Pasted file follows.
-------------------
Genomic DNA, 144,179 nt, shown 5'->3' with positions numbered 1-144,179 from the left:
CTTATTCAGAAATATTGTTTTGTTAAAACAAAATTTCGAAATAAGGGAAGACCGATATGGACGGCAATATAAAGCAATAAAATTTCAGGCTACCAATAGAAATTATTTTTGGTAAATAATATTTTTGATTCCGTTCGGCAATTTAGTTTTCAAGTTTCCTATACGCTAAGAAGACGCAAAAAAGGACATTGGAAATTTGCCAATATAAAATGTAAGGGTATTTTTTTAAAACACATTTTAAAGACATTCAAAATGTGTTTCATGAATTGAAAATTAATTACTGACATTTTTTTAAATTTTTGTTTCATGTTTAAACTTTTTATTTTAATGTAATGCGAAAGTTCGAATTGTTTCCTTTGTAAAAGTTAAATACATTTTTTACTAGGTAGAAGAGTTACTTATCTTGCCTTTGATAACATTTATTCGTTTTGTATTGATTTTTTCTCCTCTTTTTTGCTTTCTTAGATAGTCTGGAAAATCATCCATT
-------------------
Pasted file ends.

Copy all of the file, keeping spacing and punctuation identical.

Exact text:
Genomic DNA, 144,179 nt, shown 5'->3' with positions numbered 1-144,179 from the left:
CTTATTCAGAAATATTGTTTTGTTAAAACAAAATTTCGAAATAAGGGAAGACCGATATGGACGGCAATATAAAGCAATAAAATTTCAGGCTACCAATAGAAATTATTTTTGGTAAATAATATTTTTGATTCCGTTCGGCAATTTAGTTTTCAAGTTTCCTATACGCTAAGAAGACGCAAAAAAGGACATTGGAAATTTGCCAATATAAAATGTAAGGGTATTTTTTTAAAACACATTTTAAAGACATTCAAAATGTGTTTCATGAATTGAAAATTAATTACTGACATTTTTTTAAATTTTTGTTTCATGTTTAAACTTTTTATTTTAATGTAATGCGAAAGTTCGAATTGTTTCCTTTGTAAAAGTTAAATACATTTTTTACTAGGTAGAAGAGTTACTTATCTTGCCTTTGATAACATTTATTCGTTTTGTATTGATTTTTTCTCCTCTTTTTTGCTTTCTTAGATAGTCTGGAAAATCATCCATT